It is full steam ahead for Saturday’s Currie Cup final between the Bulls and the Sharks in Pretoria after every member of the Durban squad tested negative for Covid-19.
DURBAN – It is full steam ahead for Saturday’s Currie Cup final between the Bulls and the Sharks in Pretoria after every member of the Durban squad on Tuesday tested negative for Covid-19.
The Sharks were tested at 7 am on Tuesday morning and after a nerve-wracking 12-hour wait for the results, a relieved CEO Ed Coetzee this (Wednesday) morning said they that they had received the all-clear, to a man.
The Sharks have been the most heavily affected team in the country by Covid and have had several matches called off because of lack of manpower in vital areas (such as the front row) after players and management were forced into isolation.
Three weeks ago, before the Sharks were due to play Western Province at Newlands, 22 Sharks tested positive, causing the cancellation of the game.
In what has proved to be a very clever move, SA Rugby postponed the semi-final by a week, giving the four teams a fortnight to get themselves into the best positive health, and that action seems to have worked.
The Sharks were Covid-free going into last week’s semi-final against WP, and they have remained so ahead of Saturday’s final.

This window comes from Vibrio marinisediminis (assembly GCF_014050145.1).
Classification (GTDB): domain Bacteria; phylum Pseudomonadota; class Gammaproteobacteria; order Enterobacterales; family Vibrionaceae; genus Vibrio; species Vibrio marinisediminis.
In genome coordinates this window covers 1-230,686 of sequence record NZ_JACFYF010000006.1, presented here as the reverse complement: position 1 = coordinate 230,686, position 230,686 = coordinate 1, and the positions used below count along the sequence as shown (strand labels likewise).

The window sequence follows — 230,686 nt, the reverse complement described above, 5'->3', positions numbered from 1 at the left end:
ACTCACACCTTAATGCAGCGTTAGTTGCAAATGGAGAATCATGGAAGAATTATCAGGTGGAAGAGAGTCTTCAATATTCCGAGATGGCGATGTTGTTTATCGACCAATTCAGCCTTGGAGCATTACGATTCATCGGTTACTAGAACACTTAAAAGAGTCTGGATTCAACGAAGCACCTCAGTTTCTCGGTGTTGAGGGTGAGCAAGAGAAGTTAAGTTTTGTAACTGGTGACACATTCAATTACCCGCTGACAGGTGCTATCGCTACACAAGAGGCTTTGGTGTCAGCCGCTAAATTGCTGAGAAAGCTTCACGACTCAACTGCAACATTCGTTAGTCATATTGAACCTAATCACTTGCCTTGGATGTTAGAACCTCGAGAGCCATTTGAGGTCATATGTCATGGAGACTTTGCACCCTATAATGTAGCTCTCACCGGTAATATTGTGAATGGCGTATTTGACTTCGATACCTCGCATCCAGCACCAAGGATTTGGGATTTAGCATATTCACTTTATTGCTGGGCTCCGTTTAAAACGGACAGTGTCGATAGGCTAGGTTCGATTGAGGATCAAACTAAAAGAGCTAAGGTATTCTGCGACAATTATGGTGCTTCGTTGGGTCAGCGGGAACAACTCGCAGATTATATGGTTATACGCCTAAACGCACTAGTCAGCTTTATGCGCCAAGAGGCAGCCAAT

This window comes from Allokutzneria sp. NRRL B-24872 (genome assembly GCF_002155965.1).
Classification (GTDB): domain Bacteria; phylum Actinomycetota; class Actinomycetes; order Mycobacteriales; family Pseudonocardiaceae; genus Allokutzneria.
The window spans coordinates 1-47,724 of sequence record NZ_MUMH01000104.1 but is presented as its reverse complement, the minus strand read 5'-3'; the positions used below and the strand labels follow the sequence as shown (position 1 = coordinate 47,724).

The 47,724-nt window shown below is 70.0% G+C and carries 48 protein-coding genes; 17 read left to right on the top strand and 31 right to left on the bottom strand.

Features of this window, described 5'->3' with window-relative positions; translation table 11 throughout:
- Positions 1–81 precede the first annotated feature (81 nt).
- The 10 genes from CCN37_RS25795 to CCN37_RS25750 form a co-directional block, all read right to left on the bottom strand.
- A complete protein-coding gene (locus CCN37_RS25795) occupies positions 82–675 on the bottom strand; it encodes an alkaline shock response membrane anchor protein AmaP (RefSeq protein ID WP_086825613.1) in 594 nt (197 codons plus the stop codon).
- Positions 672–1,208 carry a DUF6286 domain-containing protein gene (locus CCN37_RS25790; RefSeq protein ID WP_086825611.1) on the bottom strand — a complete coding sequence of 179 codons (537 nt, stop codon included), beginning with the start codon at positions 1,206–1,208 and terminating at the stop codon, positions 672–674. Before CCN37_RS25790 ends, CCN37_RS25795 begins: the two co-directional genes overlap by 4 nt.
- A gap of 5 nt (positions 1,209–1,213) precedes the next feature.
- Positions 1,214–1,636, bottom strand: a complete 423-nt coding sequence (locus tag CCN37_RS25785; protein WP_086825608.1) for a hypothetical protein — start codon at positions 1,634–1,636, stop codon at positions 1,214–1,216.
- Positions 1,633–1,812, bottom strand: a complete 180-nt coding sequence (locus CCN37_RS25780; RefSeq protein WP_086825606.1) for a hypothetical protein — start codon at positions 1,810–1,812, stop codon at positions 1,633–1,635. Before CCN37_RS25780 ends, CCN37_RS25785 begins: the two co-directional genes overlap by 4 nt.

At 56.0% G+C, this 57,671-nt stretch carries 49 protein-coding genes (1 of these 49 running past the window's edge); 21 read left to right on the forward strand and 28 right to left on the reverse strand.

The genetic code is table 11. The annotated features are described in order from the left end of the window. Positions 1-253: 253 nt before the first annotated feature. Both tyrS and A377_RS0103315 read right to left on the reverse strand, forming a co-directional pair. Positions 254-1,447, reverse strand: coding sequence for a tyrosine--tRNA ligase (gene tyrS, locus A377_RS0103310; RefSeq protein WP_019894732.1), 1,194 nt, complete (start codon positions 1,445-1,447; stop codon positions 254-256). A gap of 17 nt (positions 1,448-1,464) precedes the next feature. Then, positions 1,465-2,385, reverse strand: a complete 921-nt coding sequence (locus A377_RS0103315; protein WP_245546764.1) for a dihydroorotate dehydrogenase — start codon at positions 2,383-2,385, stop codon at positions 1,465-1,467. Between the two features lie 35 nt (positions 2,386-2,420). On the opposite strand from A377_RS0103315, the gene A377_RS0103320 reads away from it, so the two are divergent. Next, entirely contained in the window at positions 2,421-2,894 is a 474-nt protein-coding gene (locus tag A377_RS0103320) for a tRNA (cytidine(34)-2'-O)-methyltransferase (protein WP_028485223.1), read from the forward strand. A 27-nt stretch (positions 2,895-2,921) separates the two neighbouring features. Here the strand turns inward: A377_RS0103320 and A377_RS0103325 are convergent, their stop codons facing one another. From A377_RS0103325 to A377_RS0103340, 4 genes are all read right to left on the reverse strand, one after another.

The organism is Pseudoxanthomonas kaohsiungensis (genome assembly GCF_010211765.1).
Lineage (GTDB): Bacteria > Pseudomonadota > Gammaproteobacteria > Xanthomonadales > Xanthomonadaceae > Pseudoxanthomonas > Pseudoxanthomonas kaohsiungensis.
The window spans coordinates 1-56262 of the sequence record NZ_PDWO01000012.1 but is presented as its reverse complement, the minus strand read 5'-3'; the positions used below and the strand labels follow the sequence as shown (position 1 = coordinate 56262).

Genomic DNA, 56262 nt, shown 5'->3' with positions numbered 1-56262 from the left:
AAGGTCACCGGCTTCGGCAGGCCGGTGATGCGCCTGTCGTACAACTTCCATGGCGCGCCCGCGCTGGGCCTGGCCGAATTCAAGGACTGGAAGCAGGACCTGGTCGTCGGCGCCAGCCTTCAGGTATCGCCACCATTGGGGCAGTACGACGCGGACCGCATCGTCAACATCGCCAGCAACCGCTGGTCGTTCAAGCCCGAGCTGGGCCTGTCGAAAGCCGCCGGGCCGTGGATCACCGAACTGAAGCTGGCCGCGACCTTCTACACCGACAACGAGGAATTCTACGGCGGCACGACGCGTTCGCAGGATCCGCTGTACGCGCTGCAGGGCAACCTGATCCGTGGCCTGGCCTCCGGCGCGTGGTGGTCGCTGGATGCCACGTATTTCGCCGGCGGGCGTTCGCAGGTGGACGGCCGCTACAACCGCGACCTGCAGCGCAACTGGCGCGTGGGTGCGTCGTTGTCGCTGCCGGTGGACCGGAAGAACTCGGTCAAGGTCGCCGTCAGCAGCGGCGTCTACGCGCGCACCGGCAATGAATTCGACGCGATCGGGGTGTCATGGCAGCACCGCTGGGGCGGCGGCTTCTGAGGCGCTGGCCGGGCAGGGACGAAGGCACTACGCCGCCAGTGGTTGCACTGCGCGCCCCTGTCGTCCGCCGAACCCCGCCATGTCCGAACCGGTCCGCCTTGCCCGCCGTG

SA Rugby will breathe a sigh of relief … If the Sharks had been forced to field a weakened team, it would have compromised the integrity of the final; and to have had to postpone the final would have been a disaster.
It is understood that the Bulls are also unaffected by Covid.
In further good news for the Sharks — and for the final as a spectacle — key Sharks forward Thomas du Toit is over a heavy knock he took in the semi-final and will play. The Sharks are heavily reliant on Du Toit at tighthead prop and his absence would have been a serious blow to their chances of beating the Bulls.
Almost every time Du Toit has not played, the Sharks have lost or struggled, such is their fragile depth at tighthead prop, while when he has played their suspect set scrum has held firm. The presence of the 136kg World Cup-winning prop is undoubtedly a boost for his teammates.
Scrumhalf Sanele Nohamba, who was flattened by a ferocious tackle by Angelo Davids in the semi, is also in good health. Coach Sean Everitt said Nohamba had not been hurt by the tackle and the reason he was taken off a little later was that it was his first game back from Covid, and it had always been pre-planned to bring on fresh legs in the form of Jaden Hendrikse.
The Sharks will train for the first time today (Wednesday) now that they know their Covid status.
Everitt is expected to name an unchanged squad from the semi for the final.